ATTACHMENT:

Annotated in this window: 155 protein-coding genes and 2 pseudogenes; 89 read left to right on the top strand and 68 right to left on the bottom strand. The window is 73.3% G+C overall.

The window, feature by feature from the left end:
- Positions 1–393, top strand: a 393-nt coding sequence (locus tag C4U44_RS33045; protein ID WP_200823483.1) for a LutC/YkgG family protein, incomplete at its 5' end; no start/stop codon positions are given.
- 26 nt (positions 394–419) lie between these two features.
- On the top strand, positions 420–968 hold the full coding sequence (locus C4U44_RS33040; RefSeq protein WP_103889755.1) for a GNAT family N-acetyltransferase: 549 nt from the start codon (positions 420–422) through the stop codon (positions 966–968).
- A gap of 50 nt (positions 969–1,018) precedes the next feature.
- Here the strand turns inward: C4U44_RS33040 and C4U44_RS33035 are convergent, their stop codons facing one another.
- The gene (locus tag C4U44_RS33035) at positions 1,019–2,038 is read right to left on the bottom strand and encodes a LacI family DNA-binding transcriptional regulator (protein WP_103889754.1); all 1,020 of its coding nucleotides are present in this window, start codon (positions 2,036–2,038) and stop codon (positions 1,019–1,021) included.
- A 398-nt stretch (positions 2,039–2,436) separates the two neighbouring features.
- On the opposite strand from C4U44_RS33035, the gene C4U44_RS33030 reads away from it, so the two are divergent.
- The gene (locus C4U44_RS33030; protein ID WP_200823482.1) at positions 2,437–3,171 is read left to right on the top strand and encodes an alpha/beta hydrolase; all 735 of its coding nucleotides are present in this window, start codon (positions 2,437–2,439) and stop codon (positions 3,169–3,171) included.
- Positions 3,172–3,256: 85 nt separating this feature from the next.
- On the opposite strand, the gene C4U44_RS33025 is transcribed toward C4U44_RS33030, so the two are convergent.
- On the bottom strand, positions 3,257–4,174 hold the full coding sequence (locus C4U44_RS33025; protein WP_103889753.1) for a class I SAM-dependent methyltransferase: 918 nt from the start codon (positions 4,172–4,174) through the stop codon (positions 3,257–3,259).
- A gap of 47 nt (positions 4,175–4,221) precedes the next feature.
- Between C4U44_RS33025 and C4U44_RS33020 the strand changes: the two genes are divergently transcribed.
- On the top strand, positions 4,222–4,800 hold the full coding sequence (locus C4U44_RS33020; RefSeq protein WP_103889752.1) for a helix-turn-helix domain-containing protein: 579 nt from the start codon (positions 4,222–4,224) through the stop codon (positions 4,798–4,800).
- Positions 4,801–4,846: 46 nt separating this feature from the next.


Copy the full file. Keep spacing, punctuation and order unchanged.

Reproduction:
Annotated in this window: 155 protein-coding genes and 2 pseudogenes; 89 read left to right on the top strand and 68 right to left on the bottom strand. The window is 73.3% G+C overall.

The window, feature by feature from the left end:
- Positions 1–393, top strand: a 393-nt coding sequence (locus tag C4U44_RS33045; protein ID WP_200823483.1) for a LutC/YkgG family protein, incomplete at its 5' end; no start/stop codon positions are given.
- 26 nt (positions 394–419) lie between these two features.
- On the top strand, positions 420–968 hold the full coding sequence (locus C4U44_RS33040; RefSeq protein WP_103889755.1) for a GNAT family N-acetyltransferase: 549 nt from the start codon (positions 420–422) through the stop codon (positions 966–968).
- A gap of 50 nt (positions 969–1,018) precedes the next feature.
- Here the strand turns inward: C4U44_RS33040 and C4U44_RS33035 are convergent, their stop codons facing one another.
- The gene (locus tag C4U44_RS33035) at positions 1,019–2,038 is read right to left on the bottom strand and encodes a LacI family DNA-binding transcriptional regulator (protein WP_103889754.1); all 1,020 of its coding nucleotides are present in this window, start codon (positions 2,036–2,038) and stop codon (positions 1,019–1,021) included.
- A 398-nt stretch (positions 2,039–2,436) separates the two neighbouring features.
- On the opposite strand from C4U44_RS33035, the gene C4U44_RS33030 reads away from it, so the two are divergent.
- The gene (locus C4U44_RS33030; protein ID WP_200823482.1) at positions 2,437–3,171 is read left to right on the top strand and encodes an alpha/beta hydrolase; all 735 of its coding nucleotides are present in this window, start codon (positions 2,437–2,439) and stop codon (positions 3,169–3,171) included.
- Positions 3,172–3,256: 85 nt separating this feature from the next.
- On the opposite strand, the gene C4U44_RS33025 is transcribed toward C4U44_RS33030, so the two are convergent.
- On the bottom strand, positions 3,257–4,174 hold the full coding sequence (locus C4U44_RS33025; protein WP_103889753.1) for a class I SAM-dependent methyltransferase: 918 nt from the start codon (positions 4,172–4,174) through the stop codon (positions 3,257–3,259).
- A gap of 47 nt (positions 4,175–4,221) precedes the next feature.
- Between C4U44_RS33025 and C4U44_RS33020 the strand changes: the two genes are divergently transcribed.
- On the top strand, positions 4,222–4,800 hold the full coding sequence (locus C4U44_RS33020; RefSeq protein WP_103889752.1) for a helix-turn-helix domain-containing protein: 579 nt from the start codon (positions 4,222–4,224) through the stop codon (positions 4,798–4,800).
- Positions 4,801–4,846: 46 nt separating this feature from the next.